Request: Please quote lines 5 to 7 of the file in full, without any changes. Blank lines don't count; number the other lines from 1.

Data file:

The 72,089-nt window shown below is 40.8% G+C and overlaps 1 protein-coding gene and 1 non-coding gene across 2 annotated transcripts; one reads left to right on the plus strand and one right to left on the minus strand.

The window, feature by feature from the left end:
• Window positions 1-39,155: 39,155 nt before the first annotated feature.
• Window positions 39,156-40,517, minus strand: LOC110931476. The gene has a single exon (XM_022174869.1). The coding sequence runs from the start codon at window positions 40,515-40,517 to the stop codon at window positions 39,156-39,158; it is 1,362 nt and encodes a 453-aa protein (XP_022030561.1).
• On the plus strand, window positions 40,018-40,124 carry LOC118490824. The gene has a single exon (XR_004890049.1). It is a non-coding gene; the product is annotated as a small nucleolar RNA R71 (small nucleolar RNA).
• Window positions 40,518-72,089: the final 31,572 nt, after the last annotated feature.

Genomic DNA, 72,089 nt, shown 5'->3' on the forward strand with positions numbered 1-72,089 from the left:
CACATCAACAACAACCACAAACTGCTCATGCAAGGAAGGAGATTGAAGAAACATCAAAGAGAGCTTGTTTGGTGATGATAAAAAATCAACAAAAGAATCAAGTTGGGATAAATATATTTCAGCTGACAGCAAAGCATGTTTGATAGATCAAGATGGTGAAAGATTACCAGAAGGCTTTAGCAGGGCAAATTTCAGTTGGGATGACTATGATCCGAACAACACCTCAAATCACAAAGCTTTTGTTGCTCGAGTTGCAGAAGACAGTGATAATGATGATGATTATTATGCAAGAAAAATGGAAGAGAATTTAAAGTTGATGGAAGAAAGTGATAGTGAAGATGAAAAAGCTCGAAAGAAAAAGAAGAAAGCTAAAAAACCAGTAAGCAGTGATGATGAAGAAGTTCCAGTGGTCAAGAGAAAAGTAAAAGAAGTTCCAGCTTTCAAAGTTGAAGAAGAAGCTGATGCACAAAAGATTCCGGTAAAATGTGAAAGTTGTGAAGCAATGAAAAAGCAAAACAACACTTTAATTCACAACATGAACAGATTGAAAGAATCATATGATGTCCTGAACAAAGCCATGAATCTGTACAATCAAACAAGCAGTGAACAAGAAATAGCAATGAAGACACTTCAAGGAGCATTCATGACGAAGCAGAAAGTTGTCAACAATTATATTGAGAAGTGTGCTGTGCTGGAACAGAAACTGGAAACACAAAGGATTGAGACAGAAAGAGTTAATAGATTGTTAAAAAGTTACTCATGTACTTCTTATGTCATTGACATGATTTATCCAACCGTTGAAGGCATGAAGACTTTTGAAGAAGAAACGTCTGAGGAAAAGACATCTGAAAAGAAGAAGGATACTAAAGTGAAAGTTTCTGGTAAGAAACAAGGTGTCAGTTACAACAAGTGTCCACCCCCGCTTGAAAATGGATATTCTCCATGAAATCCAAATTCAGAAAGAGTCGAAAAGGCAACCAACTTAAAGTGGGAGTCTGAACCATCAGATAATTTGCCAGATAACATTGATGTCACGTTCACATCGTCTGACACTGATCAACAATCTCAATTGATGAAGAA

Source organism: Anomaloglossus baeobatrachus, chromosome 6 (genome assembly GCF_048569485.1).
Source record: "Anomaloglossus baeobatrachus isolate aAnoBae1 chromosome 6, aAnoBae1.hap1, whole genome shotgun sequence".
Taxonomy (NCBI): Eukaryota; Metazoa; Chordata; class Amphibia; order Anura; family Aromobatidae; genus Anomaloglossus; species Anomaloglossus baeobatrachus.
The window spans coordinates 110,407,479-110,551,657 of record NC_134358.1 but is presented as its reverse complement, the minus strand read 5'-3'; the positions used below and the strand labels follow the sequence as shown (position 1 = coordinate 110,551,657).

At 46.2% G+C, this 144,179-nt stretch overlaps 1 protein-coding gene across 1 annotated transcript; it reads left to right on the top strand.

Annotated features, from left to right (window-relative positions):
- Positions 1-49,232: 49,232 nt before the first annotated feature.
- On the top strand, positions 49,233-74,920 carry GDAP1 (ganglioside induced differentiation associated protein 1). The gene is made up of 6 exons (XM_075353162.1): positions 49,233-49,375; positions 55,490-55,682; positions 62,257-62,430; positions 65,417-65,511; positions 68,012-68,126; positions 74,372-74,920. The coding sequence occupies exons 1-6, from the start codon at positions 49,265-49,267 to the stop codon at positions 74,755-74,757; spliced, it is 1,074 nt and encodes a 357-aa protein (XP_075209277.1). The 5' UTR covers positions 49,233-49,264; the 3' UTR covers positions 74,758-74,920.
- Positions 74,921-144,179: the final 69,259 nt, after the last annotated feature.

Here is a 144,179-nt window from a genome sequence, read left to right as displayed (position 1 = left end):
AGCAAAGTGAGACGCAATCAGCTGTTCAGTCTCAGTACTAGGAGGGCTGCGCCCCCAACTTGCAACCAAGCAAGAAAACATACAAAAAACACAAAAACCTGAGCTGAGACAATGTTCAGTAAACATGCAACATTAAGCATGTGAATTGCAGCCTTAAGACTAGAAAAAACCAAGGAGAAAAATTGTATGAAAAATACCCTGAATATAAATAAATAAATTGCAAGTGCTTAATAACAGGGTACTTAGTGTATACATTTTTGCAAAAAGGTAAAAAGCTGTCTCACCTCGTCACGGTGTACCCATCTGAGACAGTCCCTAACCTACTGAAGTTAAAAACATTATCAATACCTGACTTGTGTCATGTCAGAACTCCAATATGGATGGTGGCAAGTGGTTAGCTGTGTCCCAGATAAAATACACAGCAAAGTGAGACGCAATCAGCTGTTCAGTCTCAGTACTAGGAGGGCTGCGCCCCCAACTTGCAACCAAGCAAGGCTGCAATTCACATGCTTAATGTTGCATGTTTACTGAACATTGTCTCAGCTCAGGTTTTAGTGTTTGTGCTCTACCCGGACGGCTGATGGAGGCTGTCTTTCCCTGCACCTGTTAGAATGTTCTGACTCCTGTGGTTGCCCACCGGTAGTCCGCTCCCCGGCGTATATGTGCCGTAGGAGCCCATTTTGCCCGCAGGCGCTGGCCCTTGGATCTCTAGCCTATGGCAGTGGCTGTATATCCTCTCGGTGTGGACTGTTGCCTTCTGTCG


• On the plus strand, window positions 40,018-40,124 carry LOC118490824. The gene has a single exon (XR_004890049.1). It is a non-coding gene; the product is annotated as a small nucleolar RNA R71 (small nucleolar RNA).
• Window positions 40,518-72,089: the final 31,572 nt, after the last annotated feature.

Genomic DNA, 72,089 nt, shown 5'->3' on the forward strand with positions numbered 1-72,089 from the left: